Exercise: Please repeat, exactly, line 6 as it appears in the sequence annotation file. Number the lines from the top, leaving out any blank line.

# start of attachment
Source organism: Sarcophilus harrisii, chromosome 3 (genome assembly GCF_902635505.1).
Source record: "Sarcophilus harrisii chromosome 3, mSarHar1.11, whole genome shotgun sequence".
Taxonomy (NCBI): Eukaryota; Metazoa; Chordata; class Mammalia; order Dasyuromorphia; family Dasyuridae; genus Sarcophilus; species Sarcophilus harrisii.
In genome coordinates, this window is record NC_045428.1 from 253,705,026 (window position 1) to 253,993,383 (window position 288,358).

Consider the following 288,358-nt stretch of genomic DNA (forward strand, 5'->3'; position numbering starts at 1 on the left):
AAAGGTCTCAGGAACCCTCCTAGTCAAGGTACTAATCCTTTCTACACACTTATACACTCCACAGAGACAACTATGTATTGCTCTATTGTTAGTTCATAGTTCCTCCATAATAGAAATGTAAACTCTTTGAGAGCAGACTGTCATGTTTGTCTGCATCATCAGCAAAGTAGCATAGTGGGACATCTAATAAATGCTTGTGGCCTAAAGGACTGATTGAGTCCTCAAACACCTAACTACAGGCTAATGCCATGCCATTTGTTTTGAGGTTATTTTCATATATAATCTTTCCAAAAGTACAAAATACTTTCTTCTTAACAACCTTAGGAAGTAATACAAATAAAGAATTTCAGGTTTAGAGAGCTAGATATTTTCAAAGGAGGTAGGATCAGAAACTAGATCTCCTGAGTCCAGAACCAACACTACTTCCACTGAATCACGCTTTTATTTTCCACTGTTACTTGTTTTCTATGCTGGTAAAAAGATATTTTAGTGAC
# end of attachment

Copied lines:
AAAGGTCTCAGGAACCCTCCTAGTCAAGGTACTAATCCTTTCTACACACTTATACACTCCACAGAGACAACTATGTATTGCTCTATTGTTAGTTCATAGTTCCTCCATAATAGAAATGTAAACTCTTTGAGAGCAGACTGTCATGTTTGTCTGCATCATCAGCAAAGTAGCATAGTGGGACATCTAATAAATGCTTGTGGCCTAAAGGACTGATTGAGTCCTCAAACACCTAACTACAGGCTAATGCCATGCCATTTGTTTTGAGGTTATTTTCATATATAATCTTTCCAAAAGTACAAAATACTTTCTTCTTAACAACCTTAGGAAGTAATACAAATAAAGAATTTCAGGTTTAGAGAGCTAGATATTTTCAAAGGAGGTAGGATCAGAAACTAGATCTCCTGAGTCCAGAACCAACACTACTTCCACTGAATCACGCTTTTATTTTCCACTGTTACTTGTTTTCTATGCTGGTAAAAAGATATTTTAGTGAC